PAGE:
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A ‘Close Encounters’ Example of Forced Perspective

by Glenn Erickson Sep 04, 2017

 

 

‘Close Encounters’ awareness is up this week, what with a national mini-release of the 1977 Steven Spielberg hit, so I reached into the bottomless Savant archives for something to show-and-tell. This might be educational for fans of old-school visual effects, in this case, the miniature-making genius of Gregory Jein.

The miniature shop at the Marina Del Rey effects facility for Close Encounters of the Third Kind was full of surprises. Miniature specialist propmaker Gregory Jein had help at times from several modelmakers, mainly Ken Swenson and Michael McMillen. But a great many of the tabletop miniatures for the flying saucer epic were built primarily by Greg alone. He carved the Devil’s Tower mountain and constructed several other landscapes on plywood tables about ten feet in length.

The most complex miniature was not a full model, but a ‘reflections’ model of an auto toll booth, in which Director of Photography of Special Effects Richard Yuricich was tasked with adding the effects of a glowing saucer flying through. On a shoot in San Pedro, Steven Spielberg suddenly decided he wanted a new shot, and had Yuricich line up his 65mm camera at a bridge toll booth to film the action of the cop cars racing left to right. The shot wasn’t in the schedule or the budget, which didn’t please Columbia production head John Veitch. Yuricich had to brainstorm to figure a way to do the shot for next to nothing, and the solution came to him on his drive home.

All Gregory Jein had to work with was a clip of a 65mm shot of the booths. He painstakingly constructed little panes of glass in depth, aligned so that when double-exposed onto the existing shot, reflections would be added of the passing flying saucer (the glowing red ‘Tinkerbell’ dot) as it chased the highway patrolmen: “Hey, that’s Ohio. It costs a quarter.”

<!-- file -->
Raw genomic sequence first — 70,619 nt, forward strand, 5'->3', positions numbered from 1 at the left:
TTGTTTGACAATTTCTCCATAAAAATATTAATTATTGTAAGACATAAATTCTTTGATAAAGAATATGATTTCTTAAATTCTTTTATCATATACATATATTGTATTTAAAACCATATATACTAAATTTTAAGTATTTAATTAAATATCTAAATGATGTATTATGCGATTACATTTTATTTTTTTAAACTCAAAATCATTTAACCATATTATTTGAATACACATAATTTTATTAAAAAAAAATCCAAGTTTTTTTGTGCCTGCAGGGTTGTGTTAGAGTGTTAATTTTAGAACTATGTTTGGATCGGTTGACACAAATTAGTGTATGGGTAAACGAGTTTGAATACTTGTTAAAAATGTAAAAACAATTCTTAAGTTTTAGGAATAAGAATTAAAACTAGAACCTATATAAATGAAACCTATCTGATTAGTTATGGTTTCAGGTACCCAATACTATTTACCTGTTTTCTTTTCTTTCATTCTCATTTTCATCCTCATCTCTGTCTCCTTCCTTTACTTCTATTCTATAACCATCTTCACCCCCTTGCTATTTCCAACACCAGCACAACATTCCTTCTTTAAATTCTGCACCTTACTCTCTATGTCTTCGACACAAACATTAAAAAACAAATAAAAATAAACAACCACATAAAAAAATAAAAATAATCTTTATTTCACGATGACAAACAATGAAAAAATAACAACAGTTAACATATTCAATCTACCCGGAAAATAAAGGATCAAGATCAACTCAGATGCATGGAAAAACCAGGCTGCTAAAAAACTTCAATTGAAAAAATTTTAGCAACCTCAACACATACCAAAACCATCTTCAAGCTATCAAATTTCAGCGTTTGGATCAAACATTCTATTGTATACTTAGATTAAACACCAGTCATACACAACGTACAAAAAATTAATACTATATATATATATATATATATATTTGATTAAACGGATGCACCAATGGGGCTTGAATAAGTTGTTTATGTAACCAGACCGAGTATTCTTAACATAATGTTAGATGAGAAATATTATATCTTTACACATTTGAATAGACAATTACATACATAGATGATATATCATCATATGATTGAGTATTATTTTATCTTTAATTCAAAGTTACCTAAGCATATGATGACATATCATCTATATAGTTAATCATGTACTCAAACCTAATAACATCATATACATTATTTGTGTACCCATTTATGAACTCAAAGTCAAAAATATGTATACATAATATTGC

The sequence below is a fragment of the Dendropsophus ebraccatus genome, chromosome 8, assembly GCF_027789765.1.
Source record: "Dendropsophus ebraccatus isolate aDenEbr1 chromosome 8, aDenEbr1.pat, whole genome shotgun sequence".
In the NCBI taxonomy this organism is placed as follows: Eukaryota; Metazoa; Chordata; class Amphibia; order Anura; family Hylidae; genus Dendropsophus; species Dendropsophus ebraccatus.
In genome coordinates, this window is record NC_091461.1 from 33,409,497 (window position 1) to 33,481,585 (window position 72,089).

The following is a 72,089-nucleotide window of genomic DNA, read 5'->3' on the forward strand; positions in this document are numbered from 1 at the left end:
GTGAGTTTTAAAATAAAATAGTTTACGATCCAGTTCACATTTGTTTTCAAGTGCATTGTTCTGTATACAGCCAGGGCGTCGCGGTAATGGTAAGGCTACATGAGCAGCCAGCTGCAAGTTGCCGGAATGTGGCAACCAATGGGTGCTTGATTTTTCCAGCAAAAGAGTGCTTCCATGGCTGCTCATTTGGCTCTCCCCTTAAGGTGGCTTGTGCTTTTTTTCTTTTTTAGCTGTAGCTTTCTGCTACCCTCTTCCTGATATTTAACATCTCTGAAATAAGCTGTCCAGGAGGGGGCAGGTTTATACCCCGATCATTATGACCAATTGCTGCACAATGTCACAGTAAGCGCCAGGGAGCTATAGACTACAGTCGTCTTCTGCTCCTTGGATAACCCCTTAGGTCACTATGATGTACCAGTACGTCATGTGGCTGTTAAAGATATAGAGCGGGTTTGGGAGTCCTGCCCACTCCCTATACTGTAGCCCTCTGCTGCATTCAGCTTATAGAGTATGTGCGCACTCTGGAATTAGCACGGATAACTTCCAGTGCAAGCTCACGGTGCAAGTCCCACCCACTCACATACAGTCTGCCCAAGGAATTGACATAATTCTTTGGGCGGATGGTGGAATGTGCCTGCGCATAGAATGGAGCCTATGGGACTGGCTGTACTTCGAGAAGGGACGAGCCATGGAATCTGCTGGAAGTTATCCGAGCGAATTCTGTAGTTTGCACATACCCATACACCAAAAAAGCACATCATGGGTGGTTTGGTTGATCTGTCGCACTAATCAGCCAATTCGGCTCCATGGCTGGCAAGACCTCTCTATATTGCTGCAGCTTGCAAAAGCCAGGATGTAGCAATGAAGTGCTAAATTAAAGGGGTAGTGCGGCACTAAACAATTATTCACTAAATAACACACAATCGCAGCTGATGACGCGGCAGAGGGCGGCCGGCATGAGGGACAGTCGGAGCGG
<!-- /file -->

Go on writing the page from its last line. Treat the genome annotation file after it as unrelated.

Richard Yuricich lined up the shot, and I assisted Greg in plotting it out – mainly, I held up little pieces of plastic while he directed me through the viewfinder, as if I were a surveyor’s assistant. The ‘model’ ended up being this little set of boxes and windows. It worked amazingly well.

Storyboards called out for a wide shots of the crossroads where Power Company employee Roy Neary runs into his first saucers, glowing hot-rods that are apparently in love with our road system. Spielberg wanted a night-for night look where one could see to the horizon, which meant that the shot couldn’t be made in a real location. Bright lights from the saucers were meant to blast down on the road, throw shadows, etc.

As only one angle was needed, Greg Jein was able to solve the problem with a Forced-Perspective tabletop miniature. Quietly, on his own and using photos from the location, Greg built this oddly shaped intersection. The first photo, with editor Larry Robinson checking out the tabletop model, was taken from above, to show the extreme compression in the ‘vanishing point,’ with the supposedly one-hundred-foot section of road distorted to a broad triangle. The sideways-running road is a ribbon, and the fields and additional roads beyond are foreshortened and crammed into less than 1/5 the width of the table.